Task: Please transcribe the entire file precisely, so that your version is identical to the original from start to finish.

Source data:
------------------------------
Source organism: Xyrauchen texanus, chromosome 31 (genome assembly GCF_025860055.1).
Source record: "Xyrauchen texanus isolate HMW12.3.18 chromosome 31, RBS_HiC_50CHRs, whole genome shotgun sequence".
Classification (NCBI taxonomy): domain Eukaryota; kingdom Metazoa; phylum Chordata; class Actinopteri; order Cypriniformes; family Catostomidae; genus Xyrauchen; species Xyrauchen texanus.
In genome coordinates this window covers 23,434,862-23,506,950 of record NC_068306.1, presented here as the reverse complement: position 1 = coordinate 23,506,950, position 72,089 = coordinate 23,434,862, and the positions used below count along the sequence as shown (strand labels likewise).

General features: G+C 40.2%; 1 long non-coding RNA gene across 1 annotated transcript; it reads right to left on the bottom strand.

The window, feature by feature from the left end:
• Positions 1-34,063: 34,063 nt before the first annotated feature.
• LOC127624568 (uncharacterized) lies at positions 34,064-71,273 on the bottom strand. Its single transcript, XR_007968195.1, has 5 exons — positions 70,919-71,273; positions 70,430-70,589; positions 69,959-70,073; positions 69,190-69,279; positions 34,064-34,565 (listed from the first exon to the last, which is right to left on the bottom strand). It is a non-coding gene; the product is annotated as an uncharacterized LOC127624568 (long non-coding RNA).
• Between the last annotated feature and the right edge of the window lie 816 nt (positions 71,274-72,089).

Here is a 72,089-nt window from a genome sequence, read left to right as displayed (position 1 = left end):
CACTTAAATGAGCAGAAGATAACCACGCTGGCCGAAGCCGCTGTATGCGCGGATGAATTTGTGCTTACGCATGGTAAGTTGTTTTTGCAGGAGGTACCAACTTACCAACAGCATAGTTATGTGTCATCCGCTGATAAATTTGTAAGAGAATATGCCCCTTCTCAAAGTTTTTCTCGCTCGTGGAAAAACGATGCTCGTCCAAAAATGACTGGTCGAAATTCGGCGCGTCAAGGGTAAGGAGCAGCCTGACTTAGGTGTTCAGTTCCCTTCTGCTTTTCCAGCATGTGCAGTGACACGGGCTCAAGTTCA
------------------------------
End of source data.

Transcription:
Source organism: Xyrauchen texanus, chromosome 31 (genome assembly GCF_025860055.1).
Source record: "Xyrauchen texanus isolate HMW12.3.18 chromosome 31, RBS_HiC_50CHRs, whole genome shotgun sequence".
Classification (NCBI taxonomy): domain Eukaryota; kingdom Metazoa; phylum Chordata; class Actinopteri; order Cypriniformes; family Catostomidae; genus Xyrauchen; species Xyrauchen texanus.
In genome coordinates this window covers 23,434,862-23,506,950 of record NC_068306.1, presented here as the reverse complement: position 1 = coordinate 23,506,950, position 72,089 = coordinate 23,434,862, and the positions used below count along the sequence as shown (strand labels likewise).

General features: G+C 40.2%; 1 long non-coding RNA gene across 1 annotated transcript; it reads right to left on the bottom strand.

The window, feature by feature from the left end:
• Positions 1-34,063: 34,063 nt before the first annotated feature.
• LOC127624568 (uncharacterized) lies at positions 34,064-71,273 on the bottom strand. Its single transcript, XR_007968195.1, has 5 exons — positions 70,919-71,273; positions 70,430-70,589; positions 69,959-70,073; positions 69,190-69,279; positions 34,064-34,565 (listed from the first exon to the last, which is right to left on the bottom strand). It is a non-coding gene; the product is annotated as an uncharacterized LOC127624568 (long non-coding RNA).
• Between the last annotated feature and the right edge of the window lie 816 nt (positions 71,274-72,089).

Here is a 72,089-nt window from a genome sequence, read left to right as displayed (position 1 = left end):
CACTTAAATGAGCAGAAGATAACCACGCTGGCCGAAGCCGCTGTATGCGCGGATGAATTTGTGCTTACGCATGGTAAGTTGTTTTTGCAGGAGGTACCAACTTACCAACAGCATAGTTATGTGTCATCCGCTGATAAATTTGTAAGAGAATATGCCCCTTCTCAAAGTTTTTCTCGCTCGTGGAAAAACGATGCTCGTCCAAAAATGACTGGTCGAAATTCGGCGCGTCAAGGGTAAGGAGCAGCCTGACTTAGGTGTTCAGTTCCCTTCTGCTTTTCCAGCATGTGCAGTGACACGGGCTCAAGTTCA